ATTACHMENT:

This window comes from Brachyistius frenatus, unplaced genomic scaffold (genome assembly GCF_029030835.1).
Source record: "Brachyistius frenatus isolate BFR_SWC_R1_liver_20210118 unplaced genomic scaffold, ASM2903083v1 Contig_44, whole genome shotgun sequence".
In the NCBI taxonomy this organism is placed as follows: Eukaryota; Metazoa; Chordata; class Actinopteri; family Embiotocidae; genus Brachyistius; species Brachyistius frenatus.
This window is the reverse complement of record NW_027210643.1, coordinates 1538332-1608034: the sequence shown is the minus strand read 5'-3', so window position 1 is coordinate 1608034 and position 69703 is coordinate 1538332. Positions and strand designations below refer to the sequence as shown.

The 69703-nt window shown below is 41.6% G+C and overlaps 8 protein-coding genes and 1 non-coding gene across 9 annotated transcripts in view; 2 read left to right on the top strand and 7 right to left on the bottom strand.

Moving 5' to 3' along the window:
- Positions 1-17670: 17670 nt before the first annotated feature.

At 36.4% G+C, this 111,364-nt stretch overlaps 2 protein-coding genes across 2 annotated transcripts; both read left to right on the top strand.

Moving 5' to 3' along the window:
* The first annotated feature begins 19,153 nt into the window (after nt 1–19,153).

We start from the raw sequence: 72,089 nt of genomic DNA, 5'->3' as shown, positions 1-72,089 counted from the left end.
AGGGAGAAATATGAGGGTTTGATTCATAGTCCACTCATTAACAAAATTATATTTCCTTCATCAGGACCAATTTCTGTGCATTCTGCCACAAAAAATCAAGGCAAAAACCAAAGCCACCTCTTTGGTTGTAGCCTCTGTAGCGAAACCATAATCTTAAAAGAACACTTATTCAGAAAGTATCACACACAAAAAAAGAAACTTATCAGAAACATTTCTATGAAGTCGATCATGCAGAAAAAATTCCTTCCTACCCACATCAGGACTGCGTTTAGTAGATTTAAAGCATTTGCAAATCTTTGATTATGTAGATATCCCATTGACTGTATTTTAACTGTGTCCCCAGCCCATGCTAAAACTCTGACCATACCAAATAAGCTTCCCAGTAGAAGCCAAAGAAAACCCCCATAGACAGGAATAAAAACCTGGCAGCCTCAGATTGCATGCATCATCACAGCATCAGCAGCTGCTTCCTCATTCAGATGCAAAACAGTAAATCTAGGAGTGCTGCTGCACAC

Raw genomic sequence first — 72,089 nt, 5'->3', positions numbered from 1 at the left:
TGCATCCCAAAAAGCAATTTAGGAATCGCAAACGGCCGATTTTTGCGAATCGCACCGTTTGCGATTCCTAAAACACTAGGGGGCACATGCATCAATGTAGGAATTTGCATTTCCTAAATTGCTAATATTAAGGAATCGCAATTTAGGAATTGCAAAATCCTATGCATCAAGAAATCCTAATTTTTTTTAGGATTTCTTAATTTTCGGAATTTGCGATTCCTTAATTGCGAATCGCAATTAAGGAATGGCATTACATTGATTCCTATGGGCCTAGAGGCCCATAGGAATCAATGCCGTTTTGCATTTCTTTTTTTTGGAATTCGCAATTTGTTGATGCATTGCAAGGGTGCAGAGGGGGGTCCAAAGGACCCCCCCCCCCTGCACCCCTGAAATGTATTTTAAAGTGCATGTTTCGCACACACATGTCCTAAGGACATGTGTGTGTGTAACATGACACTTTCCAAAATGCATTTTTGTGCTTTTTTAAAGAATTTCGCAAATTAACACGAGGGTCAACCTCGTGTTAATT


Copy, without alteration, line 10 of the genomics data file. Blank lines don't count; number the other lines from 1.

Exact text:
* The first annotated feature begins 19,153 nt into the window (after nt 1–19,153).